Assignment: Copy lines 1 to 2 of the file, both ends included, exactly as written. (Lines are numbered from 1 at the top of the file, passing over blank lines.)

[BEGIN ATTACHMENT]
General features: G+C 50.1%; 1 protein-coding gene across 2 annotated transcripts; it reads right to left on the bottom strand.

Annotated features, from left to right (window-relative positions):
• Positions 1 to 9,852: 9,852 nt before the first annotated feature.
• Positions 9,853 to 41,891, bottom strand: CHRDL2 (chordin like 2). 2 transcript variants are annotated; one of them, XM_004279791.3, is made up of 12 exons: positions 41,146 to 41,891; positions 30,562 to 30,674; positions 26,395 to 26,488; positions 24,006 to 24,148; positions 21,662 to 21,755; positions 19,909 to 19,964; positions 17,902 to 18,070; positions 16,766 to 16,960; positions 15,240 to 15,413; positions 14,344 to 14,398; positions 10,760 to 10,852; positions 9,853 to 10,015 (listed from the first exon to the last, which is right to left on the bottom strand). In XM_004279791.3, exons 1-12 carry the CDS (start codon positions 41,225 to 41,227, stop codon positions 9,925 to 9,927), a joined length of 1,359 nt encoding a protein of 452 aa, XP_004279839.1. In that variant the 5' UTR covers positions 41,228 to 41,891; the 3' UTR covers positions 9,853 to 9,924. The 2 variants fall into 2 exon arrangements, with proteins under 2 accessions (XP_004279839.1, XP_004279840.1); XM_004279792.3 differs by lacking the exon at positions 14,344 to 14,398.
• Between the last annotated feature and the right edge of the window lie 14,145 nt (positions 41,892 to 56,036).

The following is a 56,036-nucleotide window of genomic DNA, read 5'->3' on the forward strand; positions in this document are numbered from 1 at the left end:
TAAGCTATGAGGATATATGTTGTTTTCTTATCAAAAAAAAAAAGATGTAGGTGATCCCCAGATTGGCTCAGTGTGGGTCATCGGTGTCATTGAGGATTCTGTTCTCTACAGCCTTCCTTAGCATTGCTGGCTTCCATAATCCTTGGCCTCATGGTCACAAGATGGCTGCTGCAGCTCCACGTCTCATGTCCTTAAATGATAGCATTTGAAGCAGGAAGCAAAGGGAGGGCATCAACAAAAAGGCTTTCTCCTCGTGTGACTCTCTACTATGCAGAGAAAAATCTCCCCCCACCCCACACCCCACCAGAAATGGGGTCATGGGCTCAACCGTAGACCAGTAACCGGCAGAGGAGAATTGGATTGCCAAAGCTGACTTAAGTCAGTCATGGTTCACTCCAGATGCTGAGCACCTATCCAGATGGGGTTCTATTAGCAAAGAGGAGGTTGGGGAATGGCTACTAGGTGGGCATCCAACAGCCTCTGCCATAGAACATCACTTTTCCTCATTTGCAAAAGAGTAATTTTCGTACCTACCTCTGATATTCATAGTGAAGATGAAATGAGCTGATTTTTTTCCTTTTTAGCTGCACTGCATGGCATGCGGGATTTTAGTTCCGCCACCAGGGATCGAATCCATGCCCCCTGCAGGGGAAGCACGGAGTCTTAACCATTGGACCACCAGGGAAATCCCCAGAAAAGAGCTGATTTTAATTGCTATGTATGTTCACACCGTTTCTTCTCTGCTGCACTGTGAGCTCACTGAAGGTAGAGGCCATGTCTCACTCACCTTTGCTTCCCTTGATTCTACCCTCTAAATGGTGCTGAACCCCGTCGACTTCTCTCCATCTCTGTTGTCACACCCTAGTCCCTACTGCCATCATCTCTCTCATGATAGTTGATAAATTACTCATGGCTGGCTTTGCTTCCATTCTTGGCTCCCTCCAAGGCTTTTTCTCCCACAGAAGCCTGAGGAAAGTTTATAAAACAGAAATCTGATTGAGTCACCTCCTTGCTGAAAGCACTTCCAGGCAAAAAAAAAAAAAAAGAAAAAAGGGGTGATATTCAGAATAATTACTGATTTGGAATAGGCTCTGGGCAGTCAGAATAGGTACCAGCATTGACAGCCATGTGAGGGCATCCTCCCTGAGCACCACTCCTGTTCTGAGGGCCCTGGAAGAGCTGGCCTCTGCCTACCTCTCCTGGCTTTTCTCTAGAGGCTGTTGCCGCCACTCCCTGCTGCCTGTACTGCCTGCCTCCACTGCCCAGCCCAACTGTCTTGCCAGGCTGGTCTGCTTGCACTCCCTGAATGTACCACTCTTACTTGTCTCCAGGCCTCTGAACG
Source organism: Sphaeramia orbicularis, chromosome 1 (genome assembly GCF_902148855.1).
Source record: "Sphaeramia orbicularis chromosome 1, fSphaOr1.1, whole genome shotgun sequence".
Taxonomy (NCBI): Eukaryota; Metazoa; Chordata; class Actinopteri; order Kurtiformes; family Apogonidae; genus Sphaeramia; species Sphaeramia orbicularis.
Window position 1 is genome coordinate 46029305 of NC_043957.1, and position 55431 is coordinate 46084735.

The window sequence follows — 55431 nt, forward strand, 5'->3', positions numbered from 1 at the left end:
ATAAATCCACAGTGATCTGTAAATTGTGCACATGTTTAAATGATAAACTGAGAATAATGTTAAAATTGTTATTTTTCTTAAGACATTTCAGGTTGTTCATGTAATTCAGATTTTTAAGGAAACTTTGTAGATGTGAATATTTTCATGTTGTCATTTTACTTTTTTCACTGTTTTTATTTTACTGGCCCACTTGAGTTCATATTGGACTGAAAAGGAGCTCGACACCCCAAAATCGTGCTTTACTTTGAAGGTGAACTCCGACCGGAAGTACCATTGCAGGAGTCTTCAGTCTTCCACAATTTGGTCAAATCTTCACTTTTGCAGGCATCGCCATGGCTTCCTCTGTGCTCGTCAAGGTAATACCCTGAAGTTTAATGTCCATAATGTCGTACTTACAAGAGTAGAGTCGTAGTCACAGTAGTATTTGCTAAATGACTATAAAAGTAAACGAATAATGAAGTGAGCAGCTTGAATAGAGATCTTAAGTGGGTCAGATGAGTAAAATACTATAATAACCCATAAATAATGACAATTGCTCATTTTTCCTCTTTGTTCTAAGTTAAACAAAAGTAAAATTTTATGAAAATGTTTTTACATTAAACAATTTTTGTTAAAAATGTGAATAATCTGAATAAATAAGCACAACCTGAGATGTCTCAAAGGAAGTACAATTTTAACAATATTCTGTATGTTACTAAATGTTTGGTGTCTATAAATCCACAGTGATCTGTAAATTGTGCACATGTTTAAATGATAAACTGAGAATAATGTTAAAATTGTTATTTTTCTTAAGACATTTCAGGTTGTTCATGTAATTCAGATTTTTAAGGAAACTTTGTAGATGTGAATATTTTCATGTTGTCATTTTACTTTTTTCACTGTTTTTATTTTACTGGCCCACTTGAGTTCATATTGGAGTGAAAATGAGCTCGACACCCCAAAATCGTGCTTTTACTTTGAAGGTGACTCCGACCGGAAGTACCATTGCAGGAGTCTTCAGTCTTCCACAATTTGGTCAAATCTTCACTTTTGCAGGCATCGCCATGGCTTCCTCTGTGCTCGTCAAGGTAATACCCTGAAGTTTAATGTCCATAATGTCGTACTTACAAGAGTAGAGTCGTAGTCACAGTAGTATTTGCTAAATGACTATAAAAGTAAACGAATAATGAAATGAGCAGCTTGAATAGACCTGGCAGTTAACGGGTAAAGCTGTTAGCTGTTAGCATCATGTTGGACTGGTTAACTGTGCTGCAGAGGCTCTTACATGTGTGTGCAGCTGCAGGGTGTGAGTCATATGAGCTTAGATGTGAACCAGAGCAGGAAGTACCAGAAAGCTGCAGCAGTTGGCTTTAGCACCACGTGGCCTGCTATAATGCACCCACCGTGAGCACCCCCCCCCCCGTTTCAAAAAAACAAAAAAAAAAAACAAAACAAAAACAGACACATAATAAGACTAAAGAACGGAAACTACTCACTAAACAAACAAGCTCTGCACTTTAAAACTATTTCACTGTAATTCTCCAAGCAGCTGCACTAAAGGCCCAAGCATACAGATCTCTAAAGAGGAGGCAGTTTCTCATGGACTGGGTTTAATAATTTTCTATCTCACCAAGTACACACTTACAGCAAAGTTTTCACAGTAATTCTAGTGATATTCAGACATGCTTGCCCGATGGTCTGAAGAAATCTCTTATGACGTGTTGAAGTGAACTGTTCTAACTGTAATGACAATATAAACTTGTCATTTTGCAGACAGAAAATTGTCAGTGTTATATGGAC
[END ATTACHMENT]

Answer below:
General features: G+C 50.1%; 1 protein-coding gene across 2 annotated transcripts; it reads right to left on the bottom strand.

Annotated features, from left to right (window-relative positions):